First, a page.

The chat cooperative that my library belongs to, the 24/7 Academic Cooperative (which is administered by 24/7 Reference) includes academic libraries at dozens of colleges and universities from across the U.S. (and one in Canada). The greatest challenge of doing reference work in such a large cooperative is that users expect you to know as much about their library as you know about your own. If the cooperative just consisted of libraries in New York City, where my college library is, it would be easier for me, as I know a few things about many of the libraries in my area (thanks to local conferences where I meet colleagues working nearby and thanks to the occasional visits I’ve made to other libraries here).
Since it isn’t likely that I am going to visit the libraries that in the 24/7 Academic Cooperative (much as I would like to), I have to rely on other means to familiarize myself with those libraries as I assist their patrons in chat. Although many questions in the chat cooperative don’t necessarily require an intimate knowledge of a member library’s policies and services, there are a notable number that do. Questions like these from users at other libraries in the cooperative are often challenging for me:
– “Is there a photocopier on the 3rd floor of the library?”
– “Does the library have a pencil sharpener?”
– “I have a telecourse this semester. Does our library have the review sessions videotapes?”
– “Is there a problem with the remote access to databases service or am I doing something wrong when I try to login?”
– “The link to the full text of an article in such-and-such database takes me to a page that says I need to enter a user name and password, but our website indicates we have full-text access to this journal.”
The last two questions can be hard for me to answer even when the user is from the college where I work. Imagine trying to handle those questions when the user is from another college across the country. If I am lucky, there may be a librarian online from that user’s school that I can transfer the chat to. But in most cases, I am left to my own devices, trying to help the user whose library I am unfamiliar with. So how do I proceed when I really don’t know that much about the user’s library?
There are two main sources of information that I draw upon. One source is the library’s own web site (more on that later). But the first source I look at is a policy page that has been created by the library whose patron I am assisting. Our cooperative requires that each member library create a detailed profile of itself (especially its services and policies). That profile is typed into an online form, which in turn generates a web page that librarians in the cooperative can access. Most of the basic fields in the form are simply places to put a link to a relevant page from the library’s web site. The basic fields in the form that the library need to fill out are:
– home page
– web catalog
– research guides
– library cards
– loan periods
– loan limits
– late fees
– interlibrary loans
– course reserves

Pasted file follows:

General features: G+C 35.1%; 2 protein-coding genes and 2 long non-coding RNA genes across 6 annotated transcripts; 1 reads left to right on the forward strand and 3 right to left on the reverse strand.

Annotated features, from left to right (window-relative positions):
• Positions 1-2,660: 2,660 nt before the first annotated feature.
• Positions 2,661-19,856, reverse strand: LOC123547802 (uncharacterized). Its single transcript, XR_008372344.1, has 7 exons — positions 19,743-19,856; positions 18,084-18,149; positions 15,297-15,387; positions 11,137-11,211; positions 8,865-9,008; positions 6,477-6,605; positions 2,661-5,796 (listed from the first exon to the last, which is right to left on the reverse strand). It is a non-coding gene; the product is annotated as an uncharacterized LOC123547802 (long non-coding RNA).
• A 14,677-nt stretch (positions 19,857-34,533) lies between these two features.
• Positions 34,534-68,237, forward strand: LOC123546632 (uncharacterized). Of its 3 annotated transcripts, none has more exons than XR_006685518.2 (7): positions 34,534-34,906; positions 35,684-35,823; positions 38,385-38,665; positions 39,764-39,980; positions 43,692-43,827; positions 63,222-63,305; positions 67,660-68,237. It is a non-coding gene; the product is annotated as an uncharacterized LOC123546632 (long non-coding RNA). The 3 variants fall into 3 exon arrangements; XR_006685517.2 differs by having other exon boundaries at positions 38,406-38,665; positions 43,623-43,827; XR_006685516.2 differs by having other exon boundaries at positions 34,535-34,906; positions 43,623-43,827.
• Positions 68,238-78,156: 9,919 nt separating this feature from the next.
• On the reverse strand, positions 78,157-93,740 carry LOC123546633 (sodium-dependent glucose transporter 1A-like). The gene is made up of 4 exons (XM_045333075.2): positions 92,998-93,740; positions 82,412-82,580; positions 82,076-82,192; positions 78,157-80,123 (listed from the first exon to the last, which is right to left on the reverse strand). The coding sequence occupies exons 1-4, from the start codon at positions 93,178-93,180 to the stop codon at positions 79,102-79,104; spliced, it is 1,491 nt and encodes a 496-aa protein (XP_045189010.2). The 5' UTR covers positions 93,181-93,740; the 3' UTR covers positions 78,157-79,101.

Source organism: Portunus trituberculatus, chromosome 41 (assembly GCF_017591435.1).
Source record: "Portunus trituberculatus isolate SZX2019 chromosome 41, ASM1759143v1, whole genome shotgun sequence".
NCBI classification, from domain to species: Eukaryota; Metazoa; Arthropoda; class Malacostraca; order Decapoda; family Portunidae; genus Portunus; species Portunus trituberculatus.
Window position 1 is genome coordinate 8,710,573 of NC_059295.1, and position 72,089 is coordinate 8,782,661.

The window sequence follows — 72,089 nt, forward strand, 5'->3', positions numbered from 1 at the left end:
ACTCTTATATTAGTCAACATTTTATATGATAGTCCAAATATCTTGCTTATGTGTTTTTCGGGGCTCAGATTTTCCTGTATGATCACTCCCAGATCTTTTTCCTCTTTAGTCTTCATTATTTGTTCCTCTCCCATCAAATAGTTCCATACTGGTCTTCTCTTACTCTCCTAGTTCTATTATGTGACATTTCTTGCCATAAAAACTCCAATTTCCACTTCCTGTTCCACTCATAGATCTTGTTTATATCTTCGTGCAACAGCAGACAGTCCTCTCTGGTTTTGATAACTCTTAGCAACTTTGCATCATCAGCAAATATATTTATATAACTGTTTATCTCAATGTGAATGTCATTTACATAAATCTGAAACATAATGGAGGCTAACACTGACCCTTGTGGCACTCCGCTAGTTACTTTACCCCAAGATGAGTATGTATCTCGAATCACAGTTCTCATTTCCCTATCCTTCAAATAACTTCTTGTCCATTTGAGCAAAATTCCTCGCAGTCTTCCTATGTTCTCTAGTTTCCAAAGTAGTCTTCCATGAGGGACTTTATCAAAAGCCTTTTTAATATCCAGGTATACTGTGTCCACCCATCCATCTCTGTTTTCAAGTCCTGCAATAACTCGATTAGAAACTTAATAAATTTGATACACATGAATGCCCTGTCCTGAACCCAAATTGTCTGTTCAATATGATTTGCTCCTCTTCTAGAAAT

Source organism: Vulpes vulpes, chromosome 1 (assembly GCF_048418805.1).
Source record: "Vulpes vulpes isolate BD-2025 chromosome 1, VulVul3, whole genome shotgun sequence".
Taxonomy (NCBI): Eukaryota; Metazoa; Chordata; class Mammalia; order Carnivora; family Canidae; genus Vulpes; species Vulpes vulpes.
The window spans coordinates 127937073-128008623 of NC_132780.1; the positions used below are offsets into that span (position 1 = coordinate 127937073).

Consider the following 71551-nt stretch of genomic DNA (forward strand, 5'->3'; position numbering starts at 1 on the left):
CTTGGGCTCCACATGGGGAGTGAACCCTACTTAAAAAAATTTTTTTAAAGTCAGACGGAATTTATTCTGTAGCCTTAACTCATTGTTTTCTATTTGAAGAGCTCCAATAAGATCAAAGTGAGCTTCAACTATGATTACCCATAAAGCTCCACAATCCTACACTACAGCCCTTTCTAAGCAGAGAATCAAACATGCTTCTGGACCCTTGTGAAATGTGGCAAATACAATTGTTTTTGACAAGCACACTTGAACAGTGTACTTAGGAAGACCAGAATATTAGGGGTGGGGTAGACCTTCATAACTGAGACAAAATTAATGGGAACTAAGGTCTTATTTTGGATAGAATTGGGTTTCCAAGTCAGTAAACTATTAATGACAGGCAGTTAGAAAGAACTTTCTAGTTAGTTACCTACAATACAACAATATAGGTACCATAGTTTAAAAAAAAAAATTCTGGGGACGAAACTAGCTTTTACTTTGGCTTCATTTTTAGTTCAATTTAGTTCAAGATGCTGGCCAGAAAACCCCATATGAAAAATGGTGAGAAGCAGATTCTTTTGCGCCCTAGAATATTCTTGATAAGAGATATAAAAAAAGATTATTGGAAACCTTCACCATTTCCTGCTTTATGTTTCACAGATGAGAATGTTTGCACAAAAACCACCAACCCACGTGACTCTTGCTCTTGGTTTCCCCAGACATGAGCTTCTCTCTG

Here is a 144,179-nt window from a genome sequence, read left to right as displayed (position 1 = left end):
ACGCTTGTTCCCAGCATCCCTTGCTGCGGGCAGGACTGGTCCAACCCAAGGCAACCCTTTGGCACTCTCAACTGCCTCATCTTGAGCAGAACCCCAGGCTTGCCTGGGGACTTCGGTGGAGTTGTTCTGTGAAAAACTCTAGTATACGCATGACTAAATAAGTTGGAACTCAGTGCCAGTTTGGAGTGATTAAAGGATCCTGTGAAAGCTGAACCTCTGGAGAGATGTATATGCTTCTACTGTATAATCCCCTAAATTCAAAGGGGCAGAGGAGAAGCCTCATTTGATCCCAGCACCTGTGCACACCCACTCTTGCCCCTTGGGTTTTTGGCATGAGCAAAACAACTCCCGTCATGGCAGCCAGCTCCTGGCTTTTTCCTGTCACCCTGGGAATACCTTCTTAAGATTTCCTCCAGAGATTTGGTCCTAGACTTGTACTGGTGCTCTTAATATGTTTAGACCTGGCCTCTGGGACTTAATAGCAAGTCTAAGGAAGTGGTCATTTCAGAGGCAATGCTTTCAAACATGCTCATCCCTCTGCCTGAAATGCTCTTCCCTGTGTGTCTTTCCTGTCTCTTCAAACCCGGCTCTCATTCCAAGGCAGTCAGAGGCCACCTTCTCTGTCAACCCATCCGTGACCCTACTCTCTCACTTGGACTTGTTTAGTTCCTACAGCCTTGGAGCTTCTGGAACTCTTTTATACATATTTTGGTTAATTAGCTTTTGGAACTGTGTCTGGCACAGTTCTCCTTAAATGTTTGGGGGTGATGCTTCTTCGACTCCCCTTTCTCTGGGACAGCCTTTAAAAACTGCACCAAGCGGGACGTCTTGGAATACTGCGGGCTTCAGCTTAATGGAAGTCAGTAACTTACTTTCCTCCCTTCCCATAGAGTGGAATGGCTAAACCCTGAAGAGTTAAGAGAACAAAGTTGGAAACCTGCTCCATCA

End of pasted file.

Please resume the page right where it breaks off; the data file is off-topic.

– cooperative arrangements/delivery
Some libraries add more than a link in each field and instead provide details on the policies and service. The more info I find here, the easier time I have helping the user with his or her questions, especially if those questions are for things that are what I think of as local knowledge (such as in the challenging questions mentioned earlier). These local knowledge questions typically relate to services or problems that are not adequately addressed (if at all) on most library’s web sites. It would be nice to believe that libraries are capable of creating a web site that offers complete details on every service it offers, but so far I have yet to see such a site. There is always some nitpicking caveat to a service that goes unmentioned on any library’s site.
Such small (yet often crucial details) also often go unmentioned on the policy pages that libraries are asked to create when they become members of the 24/7 Academic Cooperative. When it comes to updating, one advantage policy pages have over a library web site is that the former is more easily updated. If I know that my library has just added a new service, I can quickly summarize it on the policy page on the day that I first hear of it; to create and mount a new web page on our library site about a newly launched service typically takes days or weeks of effort that involves at least two or more staff. Most policy pages set up for the cooperative are maintained by the same person who also is the administrator for the library’s chat reference service.
Because the policy pages are not publicly accessible and are created with a librarian (and not a library patron) in mind as the intended audience, it is permissible to use library jargon. While jargon is a pain for our users to decipher when it appears on a library web site, for librarians in the cooperative reading a policy page it offers an efficient shorthand. Thus, the policy pages are useful cheat sheets that quickly bring a librarian up to speed when he or she is helping a patron from another institution.
Unfortunately, it is often the case that a library has not done a thorough job of completing its policy page. If that is the case, then my only lifeline is the library’s web site. It’s not uncommon for library web sites to also be missing critical information (and, I am sad to report, that includes my library’s web site, too). You can really gain a fair amount of sympathy for users when you try to help them figure out their library’s web site and find it lacking.
In a future posting, I hope to offer some suggestions for ways that libraries in a cooperative can better keep each other informed about each other’s services.